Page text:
In 2015, the Government issued the MAT provisions, especially for the Flls (Foreign Financial Institutions). Since then these institutions do not need to pay MAT on their profits from capital gains on transactions in securities (which are already liable to lower tax rates).
2.7 FIIs- MAT is imposed on new domestic manufacturing companies which are incorporated on or after October 1, 2019.
Minimum Alternate Tax is computed at the rate of 15% on book profit rather than the taxable profit after additional cess and surcharge.
Minimum Alternate Tax is applicable when the taxable income is calculated and found less than 15.5 per cent (including surcharge and cess) of the book profit according to the Income Tax Act guidelines under the Companies Act, 2013.
3.1 Example of Minimum Alternative Tax
If Company X has Rs 100 crore book profit then it is required to pay a minimum tax of Rs 15 crore according to the new MAT rate which is 15% in comparison to 18.5% which was in 2020-21.
So if a company which already pays a normal tax after claiming deductions and incentives is Rs 10 crore which is less than MAT (Rs15 crore) then it is required to only pay the extra Rs 5 crore as MAT and use the MAT credit which is equivalent to Rs 5 crore to pay tax in the future.
The government not only reduced the Minimum Alternate Tax rate but it has also deducted the corporation tax rate from 30 per cent to 22 per cent. MAT is different from the normal corporate tax as it is applicable to book profit and not to taxable profit. Book profits are used by companies to report their income and expenses to their shareholders whereas taxable profits are used by companies to report their earnings and tax liability to income tax authorities.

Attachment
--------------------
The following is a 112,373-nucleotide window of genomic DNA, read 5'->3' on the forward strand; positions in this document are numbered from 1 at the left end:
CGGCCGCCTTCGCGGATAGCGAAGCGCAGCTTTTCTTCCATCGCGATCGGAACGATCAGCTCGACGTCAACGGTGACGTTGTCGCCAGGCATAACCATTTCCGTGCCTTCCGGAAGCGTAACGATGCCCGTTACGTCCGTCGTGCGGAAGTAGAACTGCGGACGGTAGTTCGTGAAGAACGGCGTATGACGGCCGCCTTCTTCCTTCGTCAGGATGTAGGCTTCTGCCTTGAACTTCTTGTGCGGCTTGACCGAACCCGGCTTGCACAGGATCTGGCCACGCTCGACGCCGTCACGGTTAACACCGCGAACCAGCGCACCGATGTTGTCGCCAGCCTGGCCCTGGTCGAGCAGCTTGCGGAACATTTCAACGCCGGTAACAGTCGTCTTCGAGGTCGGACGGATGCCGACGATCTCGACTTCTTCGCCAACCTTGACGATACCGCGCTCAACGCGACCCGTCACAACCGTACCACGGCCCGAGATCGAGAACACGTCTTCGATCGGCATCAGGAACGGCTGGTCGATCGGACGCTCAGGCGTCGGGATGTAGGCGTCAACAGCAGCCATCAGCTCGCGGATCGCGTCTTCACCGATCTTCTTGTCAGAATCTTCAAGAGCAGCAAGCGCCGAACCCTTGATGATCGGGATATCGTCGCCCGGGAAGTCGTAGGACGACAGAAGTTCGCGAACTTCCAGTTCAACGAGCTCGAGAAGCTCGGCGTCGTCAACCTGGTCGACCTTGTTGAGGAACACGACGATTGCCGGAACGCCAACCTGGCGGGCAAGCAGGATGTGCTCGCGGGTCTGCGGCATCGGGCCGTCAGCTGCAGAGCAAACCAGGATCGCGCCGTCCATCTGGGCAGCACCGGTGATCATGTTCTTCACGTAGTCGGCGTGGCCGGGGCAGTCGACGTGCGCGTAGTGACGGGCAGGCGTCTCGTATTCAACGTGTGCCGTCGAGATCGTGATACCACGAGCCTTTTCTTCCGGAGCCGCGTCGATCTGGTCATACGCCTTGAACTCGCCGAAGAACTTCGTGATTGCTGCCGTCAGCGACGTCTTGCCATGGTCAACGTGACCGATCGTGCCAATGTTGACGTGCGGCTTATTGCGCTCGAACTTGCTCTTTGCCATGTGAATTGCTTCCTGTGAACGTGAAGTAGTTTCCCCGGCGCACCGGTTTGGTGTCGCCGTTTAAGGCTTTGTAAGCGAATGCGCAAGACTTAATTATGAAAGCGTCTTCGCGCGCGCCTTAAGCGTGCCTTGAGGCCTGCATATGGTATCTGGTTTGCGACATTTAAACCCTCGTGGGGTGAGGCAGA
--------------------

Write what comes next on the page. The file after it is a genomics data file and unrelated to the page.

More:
The government levies taxes for the betterment of the people but due to its strict policies and regulations the government sometimes faces challenges related to its decision. The companies which are the main source of income for many people and which support the country’s economy need all the benefits and incentives to have a stable financial situation. Extra taxes may hamper a company’s growth and profitability. The Minimum Alternate Tax is levied if the income tax which is to be paid by the company is less than 15% of book profit and cess and surcharge.
As MAT forces companies to pay mandatory tax on their profits by releasing its book profits report, the government has been facing many criticism and suggestions to make amendments in section 115JB which will be more inclusive as well as flexible. The Indian government has recently announced the formation of a special committee which will examine and analyse strategies to resolve disputes arising over MAT payments by the companies. At present, the committee is focusing on a few issues related to MAT as it seems to be focused on the resolution of MAT demands placed by the government on foreign institutional investors. This is because over the past few months several foreign investors have had to pay MAT. However, efforts by the government are still on to make MAT payment more hospitable and controlled.
Frequently Asked Questions
MAT is a tax levied by the government which makes companies pay the minimum amount of tax which they have avoided through incentives.
The new Minimum Alternative Tax rate is 15% in comparison to 18.5% which was in 2020-21.
The objective of Minimum Alternate Tax is to collect taxes from "zero tax companies" by making them liable to pay a minimum tax which is based on their book profit.